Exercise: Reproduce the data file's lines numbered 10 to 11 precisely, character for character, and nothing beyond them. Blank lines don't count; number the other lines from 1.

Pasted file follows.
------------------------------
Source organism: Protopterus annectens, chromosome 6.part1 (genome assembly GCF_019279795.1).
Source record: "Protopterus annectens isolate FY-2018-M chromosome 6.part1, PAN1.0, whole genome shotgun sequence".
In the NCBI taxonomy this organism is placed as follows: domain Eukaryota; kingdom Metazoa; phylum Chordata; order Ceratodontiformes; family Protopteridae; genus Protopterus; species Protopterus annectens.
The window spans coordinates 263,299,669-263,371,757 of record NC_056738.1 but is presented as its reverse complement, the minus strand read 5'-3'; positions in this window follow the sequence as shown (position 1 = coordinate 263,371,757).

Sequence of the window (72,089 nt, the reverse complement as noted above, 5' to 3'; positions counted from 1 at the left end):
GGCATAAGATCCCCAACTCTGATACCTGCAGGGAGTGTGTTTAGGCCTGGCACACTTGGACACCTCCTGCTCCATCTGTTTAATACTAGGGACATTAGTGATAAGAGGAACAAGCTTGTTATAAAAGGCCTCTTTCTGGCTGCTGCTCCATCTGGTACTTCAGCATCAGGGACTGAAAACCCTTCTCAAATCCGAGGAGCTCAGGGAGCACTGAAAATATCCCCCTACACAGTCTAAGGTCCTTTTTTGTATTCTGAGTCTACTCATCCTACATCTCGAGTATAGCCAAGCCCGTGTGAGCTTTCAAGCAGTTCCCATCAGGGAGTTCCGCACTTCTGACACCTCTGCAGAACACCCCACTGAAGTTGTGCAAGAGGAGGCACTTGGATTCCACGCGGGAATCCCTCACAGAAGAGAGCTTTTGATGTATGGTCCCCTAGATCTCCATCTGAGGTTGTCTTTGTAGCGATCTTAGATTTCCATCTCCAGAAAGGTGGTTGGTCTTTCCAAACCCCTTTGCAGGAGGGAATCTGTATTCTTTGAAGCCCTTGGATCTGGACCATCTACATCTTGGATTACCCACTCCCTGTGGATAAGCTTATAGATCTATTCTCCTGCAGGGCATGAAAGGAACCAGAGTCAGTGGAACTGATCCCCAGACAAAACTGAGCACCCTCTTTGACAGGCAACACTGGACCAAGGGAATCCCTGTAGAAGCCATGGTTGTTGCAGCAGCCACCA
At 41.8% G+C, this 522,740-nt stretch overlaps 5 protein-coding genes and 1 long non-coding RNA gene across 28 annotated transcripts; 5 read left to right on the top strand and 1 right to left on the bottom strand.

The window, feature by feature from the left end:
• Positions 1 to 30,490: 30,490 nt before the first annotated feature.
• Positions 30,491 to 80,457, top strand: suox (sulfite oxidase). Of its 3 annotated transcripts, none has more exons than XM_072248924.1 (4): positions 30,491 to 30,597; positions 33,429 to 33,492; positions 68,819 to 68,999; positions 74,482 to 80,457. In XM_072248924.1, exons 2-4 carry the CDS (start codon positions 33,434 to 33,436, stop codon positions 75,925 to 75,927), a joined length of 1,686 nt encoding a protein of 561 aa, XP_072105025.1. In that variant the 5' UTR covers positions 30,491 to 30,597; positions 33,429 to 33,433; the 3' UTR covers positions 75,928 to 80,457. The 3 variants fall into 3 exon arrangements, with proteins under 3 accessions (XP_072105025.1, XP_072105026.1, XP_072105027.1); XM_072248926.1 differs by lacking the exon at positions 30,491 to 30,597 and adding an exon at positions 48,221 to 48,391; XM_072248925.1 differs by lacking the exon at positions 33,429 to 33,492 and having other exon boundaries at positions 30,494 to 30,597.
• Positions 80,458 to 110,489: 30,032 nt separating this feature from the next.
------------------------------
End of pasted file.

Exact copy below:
• Positions 30,491 to 80,457, top strand: suox (sulfite oxidase). Of its 3 annotated transcripts, none has more exons than XM_072248924.1 (4): positions 30,491 to 30,597; positions 33,429 to 33,492; positions 68,819 to 68,999; positions 74,482 to 80,457. In XM_072248924.1, exons 2-4 carry the CDS (start codon positions 33,434 to 33,436, stop codon positions 75,925 to 75,927), a joined length of 1,686 nt encoding a protein of 561 aa, XP_072105025.1. In that variant the 5' UTR covers positions 30,491 to 30,597; positions 33,429 to 33,433; the 3' UTR covers positions 75,928 to 80,457. The 3 variants fall into 3 exon arrangements, with proteins under 3 accessions (XP_072105025.1, XP_072105026.1, XP_072105027.1); XM_072248926.1 differs by lacking the exon at positions 30,491 to 30,597 and adding an exon at positions 48,221 to 48,391; XM_072248925.1 differs by lacking the exon at positions 33,429 to 33,492 and having other exon boundaries at positions 30,494 to 30,597.
• Positions 80,458 to 110,489: 30,032 nt separating this feature from the next.